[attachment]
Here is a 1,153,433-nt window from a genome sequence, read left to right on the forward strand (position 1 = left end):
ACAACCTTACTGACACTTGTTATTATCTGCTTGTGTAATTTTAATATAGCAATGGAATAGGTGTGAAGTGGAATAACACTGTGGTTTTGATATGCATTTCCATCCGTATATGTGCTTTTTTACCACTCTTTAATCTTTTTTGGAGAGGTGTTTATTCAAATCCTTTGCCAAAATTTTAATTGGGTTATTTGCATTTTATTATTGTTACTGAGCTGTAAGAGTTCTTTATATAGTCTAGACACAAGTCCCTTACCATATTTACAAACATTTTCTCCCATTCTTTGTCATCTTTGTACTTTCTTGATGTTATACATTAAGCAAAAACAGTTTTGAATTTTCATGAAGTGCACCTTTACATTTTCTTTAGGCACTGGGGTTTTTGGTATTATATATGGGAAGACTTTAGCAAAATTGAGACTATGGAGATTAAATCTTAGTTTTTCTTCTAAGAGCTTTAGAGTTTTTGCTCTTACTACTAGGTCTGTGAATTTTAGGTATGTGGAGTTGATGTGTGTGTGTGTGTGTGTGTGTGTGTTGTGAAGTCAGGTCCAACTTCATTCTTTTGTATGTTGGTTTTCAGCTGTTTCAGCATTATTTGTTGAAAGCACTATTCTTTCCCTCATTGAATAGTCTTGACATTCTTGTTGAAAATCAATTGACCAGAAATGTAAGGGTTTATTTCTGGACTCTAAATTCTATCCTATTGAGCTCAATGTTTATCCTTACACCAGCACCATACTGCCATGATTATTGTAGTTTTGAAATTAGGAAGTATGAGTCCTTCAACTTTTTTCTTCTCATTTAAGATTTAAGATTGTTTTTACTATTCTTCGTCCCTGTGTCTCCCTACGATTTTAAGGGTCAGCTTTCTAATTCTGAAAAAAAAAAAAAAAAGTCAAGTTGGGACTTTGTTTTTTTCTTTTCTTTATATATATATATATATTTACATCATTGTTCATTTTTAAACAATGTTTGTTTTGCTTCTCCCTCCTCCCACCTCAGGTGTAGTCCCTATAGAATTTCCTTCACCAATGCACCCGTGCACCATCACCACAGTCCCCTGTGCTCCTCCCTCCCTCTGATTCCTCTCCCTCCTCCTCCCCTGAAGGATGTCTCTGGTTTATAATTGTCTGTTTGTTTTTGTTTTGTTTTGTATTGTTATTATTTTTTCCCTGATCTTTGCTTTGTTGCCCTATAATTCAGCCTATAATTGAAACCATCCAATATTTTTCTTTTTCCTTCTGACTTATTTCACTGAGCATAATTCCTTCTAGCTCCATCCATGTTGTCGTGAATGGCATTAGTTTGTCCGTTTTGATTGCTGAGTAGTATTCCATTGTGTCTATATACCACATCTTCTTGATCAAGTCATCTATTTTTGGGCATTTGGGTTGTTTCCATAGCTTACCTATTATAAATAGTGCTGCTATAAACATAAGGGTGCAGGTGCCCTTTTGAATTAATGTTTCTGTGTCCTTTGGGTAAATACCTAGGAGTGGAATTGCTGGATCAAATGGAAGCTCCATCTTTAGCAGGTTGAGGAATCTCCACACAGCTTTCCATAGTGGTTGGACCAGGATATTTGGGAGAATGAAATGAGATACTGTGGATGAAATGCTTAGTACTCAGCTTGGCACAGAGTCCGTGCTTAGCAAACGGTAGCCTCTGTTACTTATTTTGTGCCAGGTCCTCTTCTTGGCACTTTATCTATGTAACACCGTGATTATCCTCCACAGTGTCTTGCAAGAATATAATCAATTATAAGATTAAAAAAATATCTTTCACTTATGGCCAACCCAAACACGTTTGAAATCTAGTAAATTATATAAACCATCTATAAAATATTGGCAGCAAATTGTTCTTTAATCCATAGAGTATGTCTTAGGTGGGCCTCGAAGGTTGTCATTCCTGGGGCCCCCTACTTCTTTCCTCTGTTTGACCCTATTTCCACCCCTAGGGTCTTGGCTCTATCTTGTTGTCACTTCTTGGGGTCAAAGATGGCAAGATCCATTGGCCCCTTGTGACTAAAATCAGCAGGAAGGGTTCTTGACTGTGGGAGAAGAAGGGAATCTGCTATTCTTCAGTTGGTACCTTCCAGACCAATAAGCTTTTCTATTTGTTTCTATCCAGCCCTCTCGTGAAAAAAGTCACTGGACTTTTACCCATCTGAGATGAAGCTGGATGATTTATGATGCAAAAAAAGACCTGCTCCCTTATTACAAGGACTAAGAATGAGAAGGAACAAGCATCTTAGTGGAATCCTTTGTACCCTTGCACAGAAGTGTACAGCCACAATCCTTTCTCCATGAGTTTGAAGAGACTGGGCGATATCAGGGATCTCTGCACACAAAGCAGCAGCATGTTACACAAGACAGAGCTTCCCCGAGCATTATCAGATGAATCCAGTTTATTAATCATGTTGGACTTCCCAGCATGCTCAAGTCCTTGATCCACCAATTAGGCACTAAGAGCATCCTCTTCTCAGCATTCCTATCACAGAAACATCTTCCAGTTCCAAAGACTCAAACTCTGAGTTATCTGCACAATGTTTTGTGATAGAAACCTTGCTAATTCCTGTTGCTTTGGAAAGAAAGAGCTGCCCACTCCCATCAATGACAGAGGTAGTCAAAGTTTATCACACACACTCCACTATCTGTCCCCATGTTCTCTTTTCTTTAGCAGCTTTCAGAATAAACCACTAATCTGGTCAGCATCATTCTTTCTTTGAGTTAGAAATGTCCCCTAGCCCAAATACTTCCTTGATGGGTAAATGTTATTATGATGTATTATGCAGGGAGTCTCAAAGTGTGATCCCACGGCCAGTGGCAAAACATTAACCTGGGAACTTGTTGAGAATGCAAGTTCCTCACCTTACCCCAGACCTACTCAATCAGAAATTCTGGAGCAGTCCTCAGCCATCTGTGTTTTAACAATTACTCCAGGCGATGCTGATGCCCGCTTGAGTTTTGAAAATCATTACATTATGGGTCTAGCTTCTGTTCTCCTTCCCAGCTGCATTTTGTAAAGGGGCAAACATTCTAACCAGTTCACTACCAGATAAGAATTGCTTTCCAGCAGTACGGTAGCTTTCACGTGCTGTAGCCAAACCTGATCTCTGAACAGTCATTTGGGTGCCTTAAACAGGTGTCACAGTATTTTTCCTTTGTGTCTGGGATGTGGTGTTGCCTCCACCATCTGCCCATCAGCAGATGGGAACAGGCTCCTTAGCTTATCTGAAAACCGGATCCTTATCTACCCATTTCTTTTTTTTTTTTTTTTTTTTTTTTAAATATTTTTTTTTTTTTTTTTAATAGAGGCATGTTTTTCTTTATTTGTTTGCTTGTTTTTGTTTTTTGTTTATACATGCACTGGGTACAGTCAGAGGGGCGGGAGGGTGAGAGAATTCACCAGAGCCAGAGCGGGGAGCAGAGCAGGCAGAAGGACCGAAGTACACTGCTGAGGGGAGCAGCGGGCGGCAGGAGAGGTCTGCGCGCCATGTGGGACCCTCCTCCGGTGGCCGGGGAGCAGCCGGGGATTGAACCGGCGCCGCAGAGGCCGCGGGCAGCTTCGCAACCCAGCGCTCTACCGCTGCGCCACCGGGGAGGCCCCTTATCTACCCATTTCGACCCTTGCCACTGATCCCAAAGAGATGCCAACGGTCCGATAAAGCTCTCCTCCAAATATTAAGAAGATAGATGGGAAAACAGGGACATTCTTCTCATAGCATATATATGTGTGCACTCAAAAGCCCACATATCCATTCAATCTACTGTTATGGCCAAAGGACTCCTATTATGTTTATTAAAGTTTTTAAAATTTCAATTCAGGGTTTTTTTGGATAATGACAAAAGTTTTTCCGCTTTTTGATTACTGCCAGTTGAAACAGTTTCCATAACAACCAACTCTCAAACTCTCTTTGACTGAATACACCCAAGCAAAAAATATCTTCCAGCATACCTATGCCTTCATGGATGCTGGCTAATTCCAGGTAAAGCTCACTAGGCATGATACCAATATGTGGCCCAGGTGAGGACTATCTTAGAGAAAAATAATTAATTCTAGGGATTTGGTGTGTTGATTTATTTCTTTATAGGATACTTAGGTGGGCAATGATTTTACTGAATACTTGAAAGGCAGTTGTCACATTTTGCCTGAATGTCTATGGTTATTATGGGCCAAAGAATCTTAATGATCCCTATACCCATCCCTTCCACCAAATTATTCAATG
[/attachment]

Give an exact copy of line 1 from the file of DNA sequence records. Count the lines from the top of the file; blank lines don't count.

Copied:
Here is a 1,153,433-nt window from a genome sequence, read left to right on the forward strand (position 1 = left end):